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Pro-biz endorsements and killer bees!

jungle mama
via Flickr
The military and academics are teaming up to figure out what's killing bees.

Pro-business group Unshackle Upstate released its endorsements yesterday and Republicans came out on top.  The Democrat and Chronicle reports on its Vote Up blog:

The endorsements went to 11 incumbents, or less than 5 percent of the legislative body, including Sens. George Maziarz, R-Newfane, Niagara County, Michael Ranzenhofer, R-Clarence, Erie County, and Catharine Young, R-Olean, Cattaraugus County; and Assembly members Robert Oaks, R-Macedon, Wayne County, Brian Kolb, R-Canandaigua, Bill Reilich, R-Greece, and Steve Hawley, R-Batavia. The lone Democrat the group endorsed is businessman David Nachbar of Pittsford, who is running for an open seat in the 130th Assembly District against Republican Sean Hanna, a lawyer.

Meanwhile the Buffalo News reports that printers in western New York are looking for a different kind of endorsement - they want politicians to use local shops to produce their campaign materials.

Killer (of) bees
The New York Times reports that military scientists are teaming up with university academics to figure out why a virus and fungus are decimating bee populations.  Real bees that is - not the robot bees that the military has experimented with in the past.

We're #1!
At losing jobs, according to a new report from the Empire Center for New York Policy.  On balance, New York lost the most jobs to other states in the nation, according to the Democrat and Chronicle.  Where did we fall down?  By not "nurturing small and start-up firms," according to the report's author, Scott Moody.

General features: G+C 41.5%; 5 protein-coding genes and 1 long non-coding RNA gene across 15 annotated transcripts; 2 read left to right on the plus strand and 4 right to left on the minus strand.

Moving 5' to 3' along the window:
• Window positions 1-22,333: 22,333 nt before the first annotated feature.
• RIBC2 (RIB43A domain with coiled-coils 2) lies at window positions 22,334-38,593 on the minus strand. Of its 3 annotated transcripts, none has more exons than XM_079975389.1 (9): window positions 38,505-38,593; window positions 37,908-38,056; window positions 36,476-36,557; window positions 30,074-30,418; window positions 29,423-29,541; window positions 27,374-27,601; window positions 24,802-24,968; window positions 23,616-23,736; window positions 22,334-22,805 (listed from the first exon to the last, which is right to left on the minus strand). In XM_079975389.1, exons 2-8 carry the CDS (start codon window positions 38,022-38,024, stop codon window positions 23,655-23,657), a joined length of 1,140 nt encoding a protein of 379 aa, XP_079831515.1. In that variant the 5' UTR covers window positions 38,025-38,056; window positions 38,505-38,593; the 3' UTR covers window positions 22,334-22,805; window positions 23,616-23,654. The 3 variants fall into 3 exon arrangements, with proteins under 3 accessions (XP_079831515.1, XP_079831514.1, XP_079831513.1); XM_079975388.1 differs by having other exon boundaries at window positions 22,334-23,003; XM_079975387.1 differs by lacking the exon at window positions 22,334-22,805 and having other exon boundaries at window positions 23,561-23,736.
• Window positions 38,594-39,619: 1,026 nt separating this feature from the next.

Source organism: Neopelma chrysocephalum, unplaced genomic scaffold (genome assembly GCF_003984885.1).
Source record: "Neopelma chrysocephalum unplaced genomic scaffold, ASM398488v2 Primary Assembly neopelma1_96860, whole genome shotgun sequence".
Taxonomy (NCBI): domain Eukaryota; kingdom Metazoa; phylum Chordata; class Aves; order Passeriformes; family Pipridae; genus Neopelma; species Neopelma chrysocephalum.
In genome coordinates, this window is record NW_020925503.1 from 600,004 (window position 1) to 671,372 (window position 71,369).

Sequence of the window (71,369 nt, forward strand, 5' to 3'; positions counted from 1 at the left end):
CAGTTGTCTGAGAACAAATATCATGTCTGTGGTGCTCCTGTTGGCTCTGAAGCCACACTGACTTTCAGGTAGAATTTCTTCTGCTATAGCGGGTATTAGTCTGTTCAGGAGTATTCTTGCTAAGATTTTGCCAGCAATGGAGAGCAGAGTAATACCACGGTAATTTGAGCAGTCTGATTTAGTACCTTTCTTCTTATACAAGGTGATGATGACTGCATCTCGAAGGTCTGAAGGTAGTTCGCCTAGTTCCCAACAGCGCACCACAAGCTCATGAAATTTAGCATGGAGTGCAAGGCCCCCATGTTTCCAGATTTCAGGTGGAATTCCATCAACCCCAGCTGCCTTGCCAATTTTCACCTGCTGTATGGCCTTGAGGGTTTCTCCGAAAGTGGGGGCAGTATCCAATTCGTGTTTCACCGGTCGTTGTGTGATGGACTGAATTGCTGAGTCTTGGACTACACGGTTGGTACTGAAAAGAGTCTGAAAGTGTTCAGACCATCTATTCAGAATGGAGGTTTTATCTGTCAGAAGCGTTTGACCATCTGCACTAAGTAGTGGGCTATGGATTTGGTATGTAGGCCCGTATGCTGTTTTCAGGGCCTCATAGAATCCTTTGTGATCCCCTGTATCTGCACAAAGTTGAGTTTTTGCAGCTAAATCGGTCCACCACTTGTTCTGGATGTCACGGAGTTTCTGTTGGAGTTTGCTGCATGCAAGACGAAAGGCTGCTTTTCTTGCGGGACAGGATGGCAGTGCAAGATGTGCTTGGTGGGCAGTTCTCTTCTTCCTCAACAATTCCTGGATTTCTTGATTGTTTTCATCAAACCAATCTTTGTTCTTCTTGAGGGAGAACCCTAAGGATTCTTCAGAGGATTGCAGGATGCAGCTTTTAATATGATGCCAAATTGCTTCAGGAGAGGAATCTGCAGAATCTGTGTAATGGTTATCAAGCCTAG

Identity crisis
After Tonawanda Coke was charged with releasing carcinogenic emissions, the Coke bottling plant in the town of Tonawanda launched a marketing campaign to make sure consumers know they're the real thing - and not the polluters in question.  The Buffalo News helps clear the air:

Results of testing by the U.S. Environmental Protection Agency, released in the last week, showed that the Tonawanda Coke plant annually emits more than 90 tons of benzene, a cancer-causing air pollutant. The Clean Air Act classifies anything in excess of 10 tons a year as a major source of hazardous air pollutants.

Shale trucking
The Press & Sun-Bulletin has an item from AP that reports that 208 trucks hauling waste water in the Marcellus shale were pulled out of service for violations like busted break lights, or incorrect permits.

Construction careers attracted more than 600 people to a demonstration day in Chenango Bridge yesterday, reports the Press & Sun-Bulletin.  Kids were drawn out by the demand for and portability of construction skills, according to organizers.

Bad medicine
The Times-Union reports that the Department of Health's prescription drug enforcement unit is "in shambles."  The allegations come from interviews with former Ulster County sheriff Kenneth Post after he filed a complaint with the state's Division of Human Rights, according to the paper:

Post described a beleaguered agency that he said has turned a blind eye to needed reforms. Instead of correcting serious problems outlined by the Inspector General, Post said, high-ranking Health Department officials have engaged in needless witch hunts designed to punish or terminate employees who have fallen out of favor.

Small businesses are turning to geolocation services like FourSquare to recruit customers, according to the New York Times:

Location-based services can play many roles. They offer customer-relationship tools, rewards programs, social networks, games, business directories, city guidebooks and review sites. They help businesses present coupons, reward loyal clientele and gather valuable data about customers.

The piece in today's paper offers a guide to leveraging social media and smartphones for small business.

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